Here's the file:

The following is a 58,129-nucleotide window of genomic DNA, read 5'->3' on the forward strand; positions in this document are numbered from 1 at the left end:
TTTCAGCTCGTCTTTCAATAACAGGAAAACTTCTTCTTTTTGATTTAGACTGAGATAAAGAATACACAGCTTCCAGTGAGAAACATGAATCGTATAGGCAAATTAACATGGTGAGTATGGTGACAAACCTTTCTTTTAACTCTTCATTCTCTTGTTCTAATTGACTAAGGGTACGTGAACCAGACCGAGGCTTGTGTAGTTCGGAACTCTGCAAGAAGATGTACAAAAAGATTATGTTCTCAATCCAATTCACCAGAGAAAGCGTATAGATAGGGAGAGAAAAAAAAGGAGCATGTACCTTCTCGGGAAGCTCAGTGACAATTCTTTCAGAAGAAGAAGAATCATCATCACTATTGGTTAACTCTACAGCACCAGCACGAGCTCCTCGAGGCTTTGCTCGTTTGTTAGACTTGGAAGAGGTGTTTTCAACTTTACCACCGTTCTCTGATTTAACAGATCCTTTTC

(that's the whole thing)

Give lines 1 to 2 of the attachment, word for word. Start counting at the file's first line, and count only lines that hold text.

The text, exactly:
The following is a 58,129-nucleotide window of genomic DNA, read 5'->3' on the forward strand; positions in this document are numbered from 1 at the left end:
TTTCAGCTCGTCTTTCAATAACAGGAAAACTTCTTCTTTTTGATTTAGACTGAGATAAAGAATACACAGCTTCCAGTGAGAAACATGAATCGTATAGGCAAATTAACATGGTGAGTATGGTGACAAACCTTTCTTTTAACTCTTCATTCTCTTGTTCTAATTGACTAAGGGTACGTGAACCAGACCGAGGCTTGTGTAGTTCGGAACTCTGCAAGAAGATGTACAAAAAGATTATGTTCTCAATCCAATTCACCAGAGAAAGCGTATAGATAGGGAGAGAAAAAAAAGGAGCATGTACCTTCTCGGGAAGCTCAGTGACAATTCTTTCAGAAGAAGAAGAATCATCATCACTATTGGTTAACTCTACAGCACCAGCACGAGCTCCTCGAGGCTTTGCTCGTTTGTTAGACTTGGAAGAGGTGTTTTCAACTTTACCACCGTTCTCTGATTTAACAGATCCTTTTC